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And while it’s always fitting to mourn those who lost their lives simply because they resided on American soil, that too does not define patriotism. They are endowed not by government but by their Creator with certain unalienable rights.People in every country and in all times have expressed feelings of something we flippantly call “patriotism,” but that just begs the question. Can it be so cheap and meaningless that a few gestures and feelings make you patriotic? I subscribe to a patriotism rooted in ideas that in turn gave birth to a country, but it’s the that I think of when I’m feeling patriotic. Or, if you’re like most Americans these days, read it for the very first time. Premier among those rights are life, liberty, and the pursuit of happiness.I hope the Ugandans and Paraguayans have lofty ideals they celebrate when they feel patriotic, but whether or not they do is a question you’ll have to ask them.
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Why do the worst-off American citizens love their country so much?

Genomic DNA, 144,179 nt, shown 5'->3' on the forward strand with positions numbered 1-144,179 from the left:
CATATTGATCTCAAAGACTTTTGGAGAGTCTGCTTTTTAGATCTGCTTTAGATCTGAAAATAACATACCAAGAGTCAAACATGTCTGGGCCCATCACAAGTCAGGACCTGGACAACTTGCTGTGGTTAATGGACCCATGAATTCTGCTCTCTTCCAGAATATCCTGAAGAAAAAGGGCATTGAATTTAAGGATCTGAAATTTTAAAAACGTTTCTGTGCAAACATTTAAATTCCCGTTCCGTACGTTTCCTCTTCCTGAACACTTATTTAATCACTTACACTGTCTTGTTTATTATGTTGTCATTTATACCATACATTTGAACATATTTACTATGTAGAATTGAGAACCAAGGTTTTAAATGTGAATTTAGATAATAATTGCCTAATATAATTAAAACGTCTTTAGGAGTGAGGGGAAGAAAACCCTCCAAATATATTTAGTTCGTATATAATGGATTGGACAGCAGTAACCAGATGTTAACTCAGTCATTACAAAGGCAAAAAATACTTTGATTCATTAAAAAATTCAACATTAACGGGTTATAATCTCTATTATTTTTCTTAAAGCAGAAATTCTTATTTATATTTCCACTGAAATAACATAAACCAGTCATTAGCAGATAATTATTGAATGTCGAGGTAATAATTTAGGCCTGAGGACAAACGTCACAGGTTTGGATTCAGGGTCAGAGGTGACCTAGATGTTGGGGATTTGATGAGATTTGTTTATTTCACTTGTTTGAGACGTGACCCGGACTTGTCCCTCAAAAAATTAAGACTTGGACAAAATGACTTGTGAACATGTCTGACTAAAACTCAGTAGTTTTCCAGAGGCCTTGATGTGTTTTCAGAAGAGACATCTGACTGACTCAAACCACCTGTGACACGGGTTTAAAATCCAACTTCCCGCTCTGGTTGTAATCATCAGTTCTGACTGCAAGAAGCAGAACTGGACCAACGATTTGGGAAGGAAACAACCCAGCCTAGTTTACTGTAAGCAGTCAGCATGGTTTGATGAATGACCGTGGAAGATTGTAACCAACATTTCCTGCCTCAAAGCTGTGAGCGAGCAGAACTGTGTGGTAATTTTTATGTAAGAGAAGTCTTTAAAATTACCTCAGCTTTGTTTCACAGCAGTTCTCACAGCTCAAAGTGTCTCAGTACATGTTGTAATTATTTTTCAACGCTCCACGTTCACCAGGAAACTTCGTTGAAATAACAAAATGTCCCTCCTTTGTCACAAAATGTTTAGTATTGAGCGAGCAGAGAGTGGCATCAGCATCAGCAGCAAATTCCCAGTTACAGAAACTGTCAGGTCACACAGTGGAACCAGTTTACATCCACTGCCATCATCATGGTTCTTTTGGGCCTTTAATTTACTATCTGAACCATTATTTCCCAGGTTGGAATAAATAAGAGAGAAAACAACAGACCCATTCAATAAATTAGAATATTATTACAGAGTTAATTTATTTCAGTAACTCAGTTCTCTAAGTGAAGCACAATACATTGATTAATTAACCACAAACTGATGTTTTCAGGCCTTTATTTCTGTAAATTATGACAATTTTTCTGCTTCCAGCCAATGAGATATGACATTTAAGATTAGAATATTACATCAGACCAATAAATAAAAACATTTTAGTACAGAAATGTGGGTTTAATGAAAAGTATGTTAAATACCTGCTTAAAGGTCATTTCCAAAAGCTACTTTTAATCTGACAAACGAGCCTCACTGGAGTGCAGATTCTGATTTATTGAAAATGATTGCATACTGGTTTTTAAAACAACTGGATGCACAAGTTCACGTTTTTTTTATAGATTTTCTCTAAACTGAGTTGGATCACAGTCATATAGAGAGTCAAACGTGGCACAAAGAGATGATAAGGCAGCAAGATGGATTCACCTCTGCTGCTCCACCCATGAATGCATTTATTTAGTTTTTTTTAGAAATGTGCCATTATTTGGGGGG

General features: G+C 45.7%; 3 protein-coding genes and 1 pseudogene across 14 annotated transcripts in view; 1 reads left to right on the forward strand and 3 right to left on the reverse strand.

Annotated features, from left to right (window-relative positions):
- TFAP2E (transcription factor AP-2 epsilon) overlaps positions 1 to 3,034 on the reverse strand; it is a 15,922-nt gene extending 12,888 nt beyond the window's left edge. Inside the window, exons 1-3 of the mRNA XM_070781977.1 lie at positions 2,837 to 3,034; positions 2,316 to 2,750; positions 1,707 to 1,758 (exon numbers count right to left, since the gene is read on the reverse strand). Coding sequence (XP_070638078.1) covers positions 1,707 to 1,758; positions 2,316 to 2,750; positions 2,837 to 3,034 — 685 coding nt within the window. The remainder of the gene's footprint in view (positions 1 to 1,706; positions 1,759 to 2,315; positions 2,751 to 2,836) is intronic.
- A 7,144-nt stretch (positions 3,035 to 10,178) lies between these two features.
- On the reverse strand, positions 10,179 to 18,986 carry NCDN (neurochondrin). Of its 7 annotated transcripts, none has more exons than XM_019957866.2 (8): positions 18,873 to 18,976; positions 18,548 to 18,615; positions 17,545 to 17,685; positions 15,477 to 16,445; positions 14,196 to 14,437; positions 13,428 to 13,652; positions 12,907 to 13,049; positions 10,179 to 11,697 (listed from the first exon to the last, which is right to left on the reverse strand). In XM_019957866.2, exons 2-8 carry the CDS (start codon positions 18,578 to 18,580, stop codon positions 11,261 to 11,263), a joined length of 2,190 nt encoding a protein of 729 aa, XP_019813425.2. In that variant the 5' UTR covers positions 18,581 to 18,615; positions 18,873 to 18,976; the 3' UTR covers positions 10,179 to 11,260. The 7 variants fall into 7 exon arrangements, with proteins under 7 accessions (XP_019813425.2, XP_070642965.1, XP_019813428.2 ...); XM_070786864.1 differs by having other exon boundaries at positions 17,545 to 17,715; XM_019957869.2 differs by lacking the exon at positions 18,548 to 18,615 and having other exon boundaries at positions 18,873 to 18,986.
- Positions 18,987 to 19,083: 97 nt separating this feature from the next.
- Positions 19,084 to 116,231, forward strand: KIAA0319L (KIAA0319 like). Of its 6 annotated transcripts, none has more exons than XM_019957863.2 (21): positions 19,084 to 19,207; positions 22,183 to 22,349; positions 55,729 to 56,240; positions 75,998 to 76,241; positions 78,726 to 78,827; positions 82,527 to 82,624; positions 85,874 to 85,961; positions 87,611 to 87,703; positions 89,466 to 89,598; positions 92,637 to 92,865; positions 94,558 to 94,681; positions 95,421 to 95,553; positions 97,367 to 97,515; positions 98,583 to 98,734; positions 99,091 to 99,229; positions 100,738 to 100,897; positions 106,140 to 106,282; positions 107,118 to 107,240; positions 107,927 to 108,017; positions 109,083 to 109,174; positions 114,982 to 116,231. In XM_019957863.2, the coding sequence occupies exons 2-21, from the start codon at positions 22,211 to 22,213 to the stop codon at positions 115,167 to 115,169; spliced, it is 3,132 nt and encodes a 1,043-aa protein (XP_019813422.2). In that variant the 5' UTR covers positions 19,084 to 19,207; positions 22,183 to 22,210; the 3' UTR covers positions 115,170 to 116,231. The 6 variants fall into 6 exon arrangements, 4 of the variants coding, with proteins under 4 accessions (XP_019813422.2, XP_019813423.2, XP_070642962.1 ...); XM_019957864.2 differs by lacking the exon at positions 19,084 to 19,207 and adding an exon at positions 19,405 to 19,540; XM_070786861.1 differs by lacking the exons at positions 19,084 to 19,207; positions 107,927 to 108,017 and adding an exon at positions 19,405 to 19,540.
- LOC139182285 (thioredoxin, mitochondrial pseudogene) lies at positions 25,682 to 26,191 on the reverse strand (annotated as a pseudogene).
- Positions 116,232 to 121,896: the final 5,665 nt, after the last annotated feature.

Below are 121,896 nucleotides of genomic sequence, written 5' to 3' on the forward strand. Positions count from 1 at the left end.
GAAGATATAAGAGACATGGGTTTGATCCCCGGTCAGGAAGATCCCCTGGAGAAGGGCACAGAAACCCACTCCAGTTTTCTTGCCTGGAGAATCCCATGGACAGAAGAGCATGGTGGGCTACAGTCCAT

Patriotism is love of country, if by “country” you mean scenery—amber waves of grain, purple mountain majesty, and the like.
Almost every country has pretty collections of rocks, water, and stuff that people grow and eat.
An American Spin I know that this concept of patriotism puts an American spin on the term.
But I don’t know how to be patriotic for Uganda or Paraguay.
Editor's note: This article was originally published in June 2003 Patriotism these days is like Christmas—lots of people caught up in a festive atmosphere replete with lights and spectacles.
We hear reminders about “the true meaning” of Christmas—and we may even mutter a few guilt-ridden words to that effect ourselves—but each of us spends more time and thought in parties, gift-giving, and the other paraphernalia of a secularized holiday than we do deepening our devotion to the true meaning.
This brand of patriotism, in fact, gets me through the roughest and most cynical of times.
My patriotism is never affected by any politician’s failures, or any shortcoming of some government policy, or any slump in the economy or stock market.